source: / Star of Mysore / Home> News / July 30th, 2019

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    They used a bioinformatics approach to design protein

    Researchers at the Indian Institute of Science (IISc.) have designed an anti-microbial peptide (AMP) that, researchers say, can effectively and quickly kill a notorious multidrug-resistant bacterium called Acinetobacter baumannii.

    According to a press release by IISc., the bacterium tops the WHO’s list of threats that urgently need new antibiotics because it is “remarkably adept at developing drug resistance”. The release also stated that it is among the six species responsible for most infections in hospitals and health care centres.

    In a new study published in Science Advances, IISc. researchers used a bioinformatics approach to design a new short protein (peptide) called Omega76 that can kill A. baumannii by breaking down its cell membrane.

    Infected mice treated with Omega76 had much better survival rates. The team also found that high doses of Omega76 given for prolonged periods did not produce any toxic effects. Since it is safe and effective, it is a promising candidate for developing new antibiotics, the researchers say.

    Dipshikha Chakravortty, Professor at the Department of Microbiology and Cell Biology, who was part of this research, was quoted as saying, “The significance of A. baumannii infection was not sufficiently understood earlier… It was regarded as just another bug in the environment. It has now become a major threat, especially in the intensive care units.”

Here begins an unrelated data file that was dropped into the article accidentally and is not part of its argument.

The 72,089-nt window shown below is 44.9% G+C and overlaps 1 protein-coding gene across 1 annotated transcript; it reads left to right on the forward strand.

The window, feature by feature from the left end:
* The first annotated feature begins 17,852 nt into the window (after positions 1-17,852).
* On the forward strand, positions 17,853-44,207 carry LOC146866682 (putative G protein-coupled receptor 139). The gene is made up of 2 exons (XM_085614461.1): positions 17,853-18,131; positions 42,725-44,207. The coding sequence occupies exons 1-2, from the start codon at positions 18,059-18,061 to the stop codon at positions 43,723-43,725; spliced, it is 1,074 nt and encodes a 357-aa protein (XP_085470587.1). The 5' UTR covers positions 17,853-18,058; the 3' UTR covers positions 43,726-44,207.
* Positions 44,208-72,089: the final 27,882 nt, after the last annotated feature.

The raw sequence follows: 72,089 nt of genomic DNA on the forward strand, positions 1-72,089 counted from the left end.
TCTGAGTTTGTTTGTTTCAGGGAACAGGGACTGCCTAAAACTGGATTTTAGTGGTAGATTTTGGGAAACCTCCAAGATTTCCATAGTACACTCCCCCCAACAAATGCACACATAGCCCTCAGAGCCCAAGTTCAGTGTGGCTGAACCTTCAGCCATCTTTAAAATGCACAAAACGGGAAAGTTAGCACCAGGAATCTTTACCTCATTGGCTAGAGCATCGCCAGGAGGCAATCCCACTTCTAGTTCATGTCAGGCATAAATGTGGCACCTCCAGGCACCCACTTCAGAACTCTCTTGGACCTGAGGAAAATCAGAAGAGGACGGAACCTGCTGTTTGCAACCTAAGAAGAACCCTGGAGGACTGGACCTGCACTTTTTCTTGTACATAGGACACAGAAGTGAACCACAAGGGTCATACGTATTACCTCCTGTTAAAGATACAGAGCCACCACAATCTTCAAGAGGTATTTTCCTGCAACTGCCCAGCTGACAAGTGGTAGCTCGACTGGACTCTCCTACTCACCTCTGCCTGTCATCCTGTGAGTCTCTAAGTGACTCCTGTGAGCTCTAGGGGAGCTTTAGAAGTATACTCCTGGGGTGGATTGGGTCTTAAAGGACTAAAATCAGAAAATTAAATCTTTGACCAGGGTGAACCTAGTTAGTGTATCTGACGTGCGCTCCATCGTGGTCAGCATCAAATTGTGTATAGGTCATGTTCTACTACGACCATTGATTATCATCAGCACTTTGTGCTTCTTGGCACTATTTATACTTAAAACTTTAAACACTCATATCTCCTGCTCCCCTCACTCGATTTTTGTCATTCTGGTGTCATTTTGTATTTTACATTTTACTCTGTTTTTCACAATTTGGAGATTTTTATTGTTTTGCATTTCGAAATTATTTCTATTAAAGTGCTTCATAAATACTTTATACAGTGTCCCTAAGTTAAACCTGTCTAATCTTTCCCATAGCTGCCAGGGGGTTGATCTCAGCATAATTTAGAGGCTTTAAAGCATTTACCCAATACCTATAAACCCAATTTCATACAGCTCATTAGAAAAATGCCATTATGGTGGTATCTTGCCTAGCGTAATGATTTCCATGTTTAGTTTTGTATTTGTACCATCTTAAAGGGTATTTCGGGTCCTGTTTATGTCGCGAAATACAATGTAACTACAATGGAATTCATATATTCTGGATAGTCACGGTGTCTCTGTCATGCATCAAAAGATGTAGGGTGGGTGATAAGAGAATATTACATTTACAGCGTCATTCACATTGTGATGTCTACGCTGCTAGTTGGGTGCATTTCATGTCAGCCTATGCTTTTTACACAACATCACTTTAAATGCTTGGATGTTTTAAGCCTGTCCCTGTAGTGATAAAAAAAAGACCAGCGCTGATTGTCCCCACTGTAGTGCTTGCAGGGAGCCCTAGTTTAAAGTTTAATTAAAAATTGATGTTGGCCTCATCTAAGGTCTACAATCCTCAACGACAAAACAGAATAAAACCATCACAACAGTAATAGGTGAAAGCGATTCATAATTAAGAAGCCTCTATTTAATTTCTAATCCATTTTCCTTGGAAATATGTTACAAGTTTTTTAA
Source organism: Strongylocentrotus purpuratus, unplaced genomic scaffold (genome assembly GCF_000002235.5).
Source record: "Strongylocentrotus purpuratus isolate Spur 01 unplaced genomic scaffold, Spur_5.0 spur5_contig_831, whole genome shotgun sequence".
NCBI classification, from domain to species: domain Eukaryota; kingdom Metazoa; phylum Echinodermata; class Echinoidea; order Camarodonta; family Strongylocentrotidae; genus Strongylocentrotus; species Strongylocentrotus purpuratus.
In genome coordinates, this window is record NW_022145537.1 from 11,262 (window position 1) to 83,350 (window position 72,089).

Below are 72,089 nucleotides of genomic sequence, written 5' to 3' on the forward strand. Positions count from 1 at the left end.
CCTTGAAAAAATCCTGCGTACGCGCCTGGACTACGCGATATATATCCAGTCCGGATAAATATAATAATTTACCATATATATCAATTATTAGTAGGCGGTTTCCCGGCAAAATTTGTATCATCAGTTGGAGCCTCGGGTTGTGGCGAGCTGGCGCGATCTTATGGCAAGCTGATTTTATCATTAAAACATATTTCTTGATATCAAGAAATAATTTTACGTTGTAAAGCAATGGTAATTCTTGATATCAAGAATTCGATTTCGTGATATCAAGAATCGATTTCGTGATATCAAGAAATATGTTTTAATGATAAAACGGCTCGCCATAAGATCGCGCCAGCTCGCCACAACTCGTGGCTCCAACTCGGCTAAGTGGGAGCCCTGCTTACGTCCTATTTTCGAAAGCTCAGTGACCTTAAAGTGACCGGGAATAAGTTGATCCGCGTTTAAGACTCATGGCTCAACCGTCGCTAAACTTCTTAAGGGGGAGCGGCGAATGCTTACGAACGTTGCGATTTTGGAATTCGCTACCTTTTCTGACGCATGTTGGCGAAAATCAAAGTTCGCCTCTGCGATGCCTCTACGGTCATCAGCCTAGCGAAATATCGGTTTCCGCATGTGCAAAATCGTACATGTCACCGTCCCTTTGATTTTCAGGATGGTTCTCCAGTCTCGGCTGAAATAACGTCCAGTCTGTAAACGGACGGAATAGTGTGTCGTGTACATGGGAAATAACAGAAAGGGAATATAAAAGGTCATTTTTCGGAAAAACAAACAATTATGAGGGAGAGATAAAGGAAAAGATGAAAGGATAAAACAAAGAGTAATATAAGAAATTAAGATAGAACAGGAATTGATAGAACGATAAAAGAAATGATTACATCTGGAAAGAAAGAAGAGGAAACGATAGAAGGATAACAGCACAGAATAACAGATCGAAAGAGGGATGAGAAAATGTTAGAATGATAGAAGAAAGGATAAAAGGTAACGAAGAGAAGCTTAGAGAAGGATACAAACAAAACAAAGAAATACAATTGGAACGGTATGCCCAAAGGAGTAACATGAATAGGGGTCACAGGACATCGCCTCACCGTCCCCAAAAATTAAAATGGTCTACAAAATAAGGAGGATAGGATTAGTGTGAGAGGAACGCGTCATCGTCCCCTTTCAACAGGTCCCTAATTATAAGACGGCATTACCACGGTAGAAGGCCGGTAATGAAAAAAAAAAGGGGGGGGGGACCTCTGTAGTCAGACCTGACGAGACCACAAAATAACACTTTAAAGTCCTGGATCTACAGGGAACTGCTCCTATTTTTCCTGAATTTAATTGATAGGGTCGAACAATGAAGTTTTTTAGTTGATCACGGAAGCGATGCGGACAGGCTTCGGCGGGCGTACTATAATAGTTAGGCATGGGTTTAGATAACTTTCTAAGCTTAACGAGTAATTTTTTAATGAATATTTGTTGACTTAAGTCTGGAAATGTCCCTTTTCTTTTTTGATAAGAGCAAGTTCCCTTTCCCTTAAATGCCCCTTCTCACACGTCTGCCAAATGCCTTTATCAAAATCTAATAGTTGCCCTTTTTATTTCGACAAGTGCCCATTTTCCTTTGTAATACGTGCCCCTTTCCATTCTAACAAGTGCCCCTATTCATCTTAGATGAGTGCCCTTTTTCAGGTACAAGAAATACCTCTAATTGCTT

The release stated that antibiotics for such infections may soon become ineffective, as resistance to even last-resort drugs such as carbapenems is on the rise.

    “They are not entirely safe either; a drug called colistin, which is considered the last hope for multidrug-resistant infections, has been found to cause severe kidney damage,” said postdoctoral fellow Deepesh Nagarajan.

    While standard drugs act by “blocking specific pathways or processes in bacterial cells,” bacteria can evolve to gain resistance against such drugs. Nagasuma Chandra, Professor at the Department of Biochemistry, said, “On the other hand, anti-microbial peptides (AMPs) actually punch holes in the bacterial cell membrane. The chances of drug resistance are much lower because they act by multiple ways and cause actual physical damage.”

    The researchers plan to improve its design further, and explore clinical uses.

    source: / The Hindu / Home> News> Cities> Bengaluru / by Staff Reporter / Bengaluru – July 30th, 2019

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    July 30th, 2019adminBusiness & Economy, Sports

    Instamojo co-founder Sampad Swain takes to football to unwind from work stress.


    Bengaluru :

    Numerous meetings with investors, clients and his own team members is how Sampad Swain, CEO and co-founder of Instamojo, a Bengaluru-based fintech company, spends his weekdays, along with heated discussions with his in-house software developers and product engineers. Though he enjoys his role as an entrepreneur, his regular football practice keeps him going in a busy work life. “I work for around 10 hours during the week. My job as a start-up entrepreneur is thrilling and satisfying. But we also need to invest some time for other interests. For me, it’s my love for sports. I love to play football during my free time and also coach children in the weekends. It keeps me active and feels refreshing to take a break from work,” says Swain.